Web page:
Article Featured in the November 1, 2018, KCC Newsletter
From the Pastor's Pen
by Pastor Kevin White
On Tuesday, November 6th, Americans will head to the polls for the Mid-Term Elections. (Unless you are one of the record number of voters who have voted early). I know that I am ready for the campaign season to be over with all the negative rhetoric and negative advertisements! I encourage you to vote and to pray for our elected leaders. Click Here are 5 ways to PRAY leading up to Election Day.
I always appreciate reading retired Pastor Bob Russell’s blog. He is Biblical, practical, and extremely wise in his responses to the various issues of our day. With Election Day on Tuesday, I wanted to share some of the insights from his latest Blog. He offers some excellent instructions about our need for civility in our relationships regardless of our political beliefs. Here’s a summary from his blog:
Politics have become such a nasty business in recent years that representatives of both parties have resorted to ill-advised threats and childish name-calling. It’s not surprising that the unseemly rhetoric has now degenerated to mob action and violence. Most everyone acknowledges that it’s way past time to reverse the trend. However, in response to the plea for politeness, many partisan leaders’ resort to heated arguments over who initiated it and who needs to change the most. We’re like two children bickering in the back seat of a car saying, “He started it!” “No, you started it!” Let’s just quit it for goodness sake! Those of us who are followers of Jesus Christ should set the pace. After all, it was said of Jesus that He was “…full of grace and truth.” We can stand for God’s Word and still be gracious. I doubt if many of our national leaders are going to suddenly become more civil. The bitter bickering will continue. But those of us who claim Jesus as our Savior and our Example should be distinctive.
There is a passage of Scripture in Titus 3:1-2 that describes what civility looks like. “Remind the people to be subject to rulers and authorities, to be obedient, to be ready to do whatever is good, to slander no one, to be peaceable and considerate and always to be gentle toward everyone.”
In a recent message, Bob’s son, Rusty pointed out Seven Signs of Civility from this passage in Titus:
1. Respect the authorities. God ordained governments to keep order in a fallen world. Sin has to be restrained. Therefore everyone is accountable to someone, so respect those who rule over you. Show courteous deference to the President, politicians, police officers, judges, and teachers. Respect the office even if you don’t necessarily respect the person holding the office. “For they are God’s servants to do you good” Romans 13:4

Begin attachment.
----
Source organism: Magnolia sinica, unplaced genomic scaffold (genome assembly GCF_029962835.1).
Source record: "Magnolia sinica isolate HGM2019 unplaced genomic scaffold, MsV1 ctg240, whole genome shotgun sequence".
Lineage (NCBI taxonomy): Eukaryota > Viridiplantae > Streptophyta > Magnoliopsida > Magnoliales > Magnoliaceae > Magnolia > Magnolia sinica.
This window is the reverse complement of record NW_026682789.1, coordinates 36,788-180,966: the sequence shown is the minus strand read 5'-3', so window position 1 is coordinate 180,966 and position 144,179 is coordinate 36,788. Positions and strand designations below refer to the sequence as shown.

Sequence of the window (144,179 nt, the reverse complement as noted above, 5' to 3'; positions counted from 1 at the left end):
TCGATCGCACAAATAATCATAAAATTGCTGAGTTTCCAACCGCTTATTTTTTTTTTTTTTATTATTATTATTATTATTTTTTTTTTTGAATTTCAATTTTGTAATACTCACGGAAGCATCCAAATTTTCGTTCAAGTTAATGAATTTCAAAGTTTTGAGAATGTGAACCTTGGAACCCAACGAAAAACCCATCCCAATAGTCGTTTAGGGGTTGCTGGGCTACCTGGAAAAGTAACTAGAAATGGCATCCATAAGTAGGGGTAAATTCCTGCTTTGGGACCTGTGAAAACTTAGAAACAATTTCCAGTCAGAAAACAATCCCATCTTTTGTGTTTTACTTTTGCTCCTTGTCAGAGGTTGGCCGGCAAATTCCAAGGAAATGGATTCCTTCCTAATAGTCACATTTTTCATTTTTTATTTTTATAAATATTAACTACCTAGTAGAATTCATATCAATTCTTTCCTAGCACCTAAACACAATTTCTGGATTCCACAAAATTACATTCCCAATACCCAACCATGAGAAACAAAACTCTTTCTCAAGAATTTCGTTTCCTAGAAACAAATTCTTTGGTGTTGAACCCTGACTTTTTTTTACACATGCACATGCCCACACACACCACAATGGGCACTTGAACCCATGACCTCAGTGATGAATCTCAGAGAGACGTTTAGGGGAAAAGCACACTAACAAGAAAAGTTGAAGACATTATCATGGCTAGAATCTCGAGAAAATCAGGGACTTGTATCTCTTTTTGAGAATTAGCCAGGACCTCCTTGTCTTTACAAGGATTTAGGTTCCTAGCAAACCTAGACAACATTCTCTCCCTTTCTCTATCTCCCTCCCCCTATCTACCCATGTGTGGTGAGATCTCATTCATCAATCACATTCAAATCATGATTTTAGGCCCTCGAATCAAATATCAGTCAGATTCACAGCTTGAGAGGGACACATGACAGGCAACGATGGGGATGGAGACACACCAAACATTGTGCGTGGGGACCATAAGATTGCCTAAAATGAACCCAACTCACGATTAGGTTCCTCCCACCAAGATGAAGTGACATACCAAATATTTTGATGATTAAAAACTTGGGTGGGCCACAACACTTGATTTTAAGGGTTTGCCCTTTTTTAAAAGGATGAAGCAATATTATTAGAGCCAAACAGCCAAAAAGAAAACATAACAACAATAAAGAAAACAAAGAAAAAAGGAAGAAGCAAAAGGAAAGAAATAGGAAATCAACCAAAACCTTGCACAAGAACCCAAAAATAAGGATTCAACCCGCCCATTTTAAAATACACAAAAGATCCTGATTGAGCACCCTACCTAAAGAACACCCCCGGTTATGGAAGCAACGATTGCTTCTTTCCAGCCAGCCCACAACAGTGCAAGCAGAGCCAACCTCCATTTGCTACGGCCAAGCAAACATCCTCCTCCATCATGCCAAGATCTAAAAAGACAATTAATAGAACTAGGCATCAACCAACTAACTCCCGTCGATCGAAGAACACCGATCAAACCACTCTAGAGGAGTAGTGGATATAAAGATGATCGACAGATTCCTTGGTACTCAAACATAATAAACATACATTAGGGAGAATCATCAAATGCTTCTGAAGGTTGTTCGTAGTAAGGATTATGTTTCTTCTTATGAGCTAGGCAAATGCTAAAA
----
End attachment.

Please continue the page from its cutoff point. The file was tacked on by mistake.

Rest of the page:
2. Obey the laws. Christians should obey the law. The only laws we are not to obey are those that go counter to the commands of Christ. Jesus said, “Whoever can be trusted with very little can also be trusted with much… Luke 16:10
3. Lend a helping hand. Be eager “to do whatever is good.” Look for ways to express kindness to people who are different than you. Be willing to go the second mile. Hold the door, help with the package, put the trash in the wastebasket, be generous with the poor, smile at the stranger and be willing to serve those who need help. You’re not too big to wipe off the table or pick up the litter, even if it’s not in your job description.
4. Slander no one. Guard your tongue. The Bible commands us to show proper respect to those in authority and to “honor the king.” 1 Peter 2:13-17. We’re not to return anyone evil for evil. Let’s each repent of our slander and begin practicing self-control. Even if we strongly disagree, let’s not exaggerate flaws or demean others.
5. Be peaceable. Solomon wrote, “A gentle answer turns away wrath” Proverbs 15:1. Lower the voice, soften the tone, moderate the rhetoric. Bend over backward to keep the peace. An advisor to Abraham Lincoln once encouraged him to get even with his enemies. He said, “I do get even with them when I make them my friends.” The Apostle Paul wrote, “If it is possible, as far as it depends on you, live at peace with everyone” Romans 12:18.
6. Mind your manners. “Be considerate of others.” There are healthy traditions that have been handed down from our forefathers that were designed to show respect for others. You don’t crowd in line. You don’t interrupt or shout someone down. You dress modestly and appropriate for the occasion. You say please and thank you. You respect the ownership of property. Put yourself in other’s shoes for a moment.
7. Be humble. Someone said, “Anger gets you in trouble and pride keeps you there.” Swallow your pride and apologize. Better still be humble and refrain from offending in the first place. “Do nothing out of selfish ambition or vain conceit, but in humility consider others better than yourselves. Each of you should look not only to your own interests but also to the interests of others.” Philippians 2:3-4.
A sheep farmer was furious because his neighbor’s vicious dog was killing his young lambs. He begged the stubborn neighbor to tie up the savage animal, but his pleading fell on deaf ears. Instead of threatening him, suing him or shooting the dog, the sheep farmer just gave a newborn lamb to the neighbor’s children as a pet. The next day the dog was tied up. “Do not be overcome by evil, but overcome evil with good.”
The best description of civility is found in these powerful words of Jesus, “Do to others as you would have them do to you” Luke 6:31
Let’s lead the way in being civil with others in our church, community, and country!
Blessings to all…Pastor Kevin